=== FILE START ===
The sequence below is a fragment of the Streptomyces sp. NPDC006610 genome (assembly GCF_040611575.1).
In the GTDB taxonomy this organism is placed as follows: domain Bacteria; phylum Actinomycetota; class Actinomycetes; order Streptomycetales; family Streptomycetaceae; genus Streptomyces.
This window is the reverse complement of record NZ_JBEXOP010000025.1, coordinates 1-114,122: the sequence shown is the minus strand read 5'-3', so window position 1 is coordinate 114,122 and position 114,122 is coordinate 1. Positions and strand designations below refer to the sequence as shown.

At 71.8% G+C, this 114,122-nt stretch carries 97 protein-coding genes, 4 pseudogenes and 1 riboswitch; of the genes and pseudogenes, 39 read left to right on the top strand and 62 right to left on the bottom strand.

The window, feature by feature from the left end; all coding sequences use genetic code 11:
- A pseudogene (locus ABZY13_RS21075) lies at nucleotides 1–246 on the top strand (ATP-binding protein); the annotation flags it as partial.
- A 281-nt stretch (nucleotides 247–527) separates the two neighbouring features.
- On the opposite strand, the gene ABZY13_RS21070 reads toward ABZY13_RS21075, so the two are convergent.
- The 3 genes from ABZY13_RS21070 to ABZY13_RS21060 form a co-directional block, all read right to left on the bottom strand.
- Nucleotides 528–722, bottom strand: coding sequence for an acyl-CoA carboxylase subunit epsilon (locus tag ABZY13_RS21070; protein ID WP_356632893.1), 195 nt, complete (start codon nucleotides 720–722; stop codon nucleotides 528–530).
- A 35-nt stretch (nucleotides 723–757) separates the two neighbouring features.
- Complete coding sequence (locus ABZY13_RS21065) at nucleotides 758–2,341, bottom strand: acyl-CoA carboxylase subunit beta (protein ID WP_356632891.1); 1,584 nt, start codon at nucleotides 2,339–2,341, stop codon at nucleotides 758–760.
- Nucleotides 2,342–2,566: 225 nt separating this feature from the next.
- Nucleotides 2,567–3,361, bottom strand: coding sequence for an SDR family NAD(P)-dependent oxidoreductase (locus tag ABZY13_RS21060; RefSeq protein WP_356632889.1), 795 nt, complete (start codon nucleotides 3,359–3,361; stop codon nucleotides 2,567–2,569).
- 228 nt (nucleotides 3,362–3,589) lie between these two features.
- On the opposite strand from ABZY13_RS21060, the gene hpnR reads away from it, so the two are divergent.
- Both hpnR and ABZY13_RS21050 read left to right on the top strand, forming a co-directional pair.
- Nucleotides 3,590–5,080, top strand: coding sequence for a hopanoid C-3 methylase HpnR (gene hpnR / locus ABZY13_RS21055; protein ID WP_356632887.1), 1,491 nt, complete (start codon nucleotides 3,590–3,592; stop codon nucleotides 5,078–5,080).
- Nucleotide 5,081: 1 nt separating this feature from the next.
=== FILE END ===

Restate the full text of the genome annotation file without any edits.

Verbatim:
The sequence below is a fragment of the Streptomyces sp. NPDC006610 genome (assembly GCF_040611575.1).
In the GTDB taxonomy this organism is placed as follows: domain Bacteria; phylum Actinomycetota; class Actinomycetes; order Streptomycetales; family Streptomycetaceae; genus Streptomyces.
This window is the reverse complement of record NZ_JBEXOP010000025.1, coordinates 1-114,122: the sequence shown is the minus strand read 5'-3', so window position 1 is coordinate 114,122 and position 114,122 is coordinate 1. Positions and strand designations below refer to the sequence as shown.

At 71.8% G+C, this 114,122-nt stretch carries 97 protein-coding genes, 4 pseudogenes and 1 riboswitch; of the genes and pseudogenes, 39 read left to right on the top strand and 62 right to left on the bottom strand.

The window, feature by feature from the left end; all coding sequences use genetic code 11:
- A pseudogene (locus ABZY13_RS21075) lies at nucleotides 1–246 on the top strand (ATP-binding protein); the annotation flags it as partial.
- A 281-nt stretch (nucleotides 247–527) separates the two neighbouring features.
- On the opposite strand, the gene ABZY13_RS21070 reads toward ABZY13_RS21075, so the two are convergent.
- The 3 genes from ABZY13_RS21070 to ABZY13_RS21060 form a co-directional block, all read right to left on the bottom strand.
- Nucleotides 528–722, bottom strand: coding sequence for an acyl-CoA carboxylase subunit epsilon (locus tag ABZY13_RS21070; protein ID WP_356632893.1), 195 nt, complete (start codon nucleotides 720–722; stop codon nucleotides 528–530).
- A 35-nt stretch (nucleotides 723–757) separates the two neighbouring features.
- Complete coding sequence (locus ABZY13_RS21065) at nucleotides 758–2,341, bottom strand: acyl-CoA carboxylase subunit beta (protein ID WP_356632891.1); 1,584 nt, start codon at nucleotides 2,339–2,341, stop codon at nucleotides 758–760.
- Nucleotides 2,342–2,566: 225 nt separating this feature from the next.
- Nucleotides 2,567–3,361, bottom strand: coding sequence for an SDR family NAD(P)-dependent oxidoreductase (locus tag ABZY13_RS21060; RefSeq protein WP_356632889.1), 795 nt, complete (start codon nucleotides 3,359–3,361; stop codon nucleotides 2,567–2,569).
- 228 nt (nucleotides 3,362–3,589) lie between these two features.
- On the opposite strand from ABZY13_RS21060, the gene hpnR reads away from it, so the two are divergent.
- Both hpnR and ABZY13_RS21050 read left to right on the top strand, forming a co-directional pair.
- Nucleotides 3,590–5,080, top strand: coding sequence for a hopanoid C-3 methylase HpnR (gene hpnR / locus ABZY13_RS21055; protein ID WP_356632887.1), 1,491 nt, complete (start codon nucleotides 3,590–3,592; stop codon nucleotides 5,078–5,080).
- Nucleotide 5,081: 1 nt separating this feature from the next.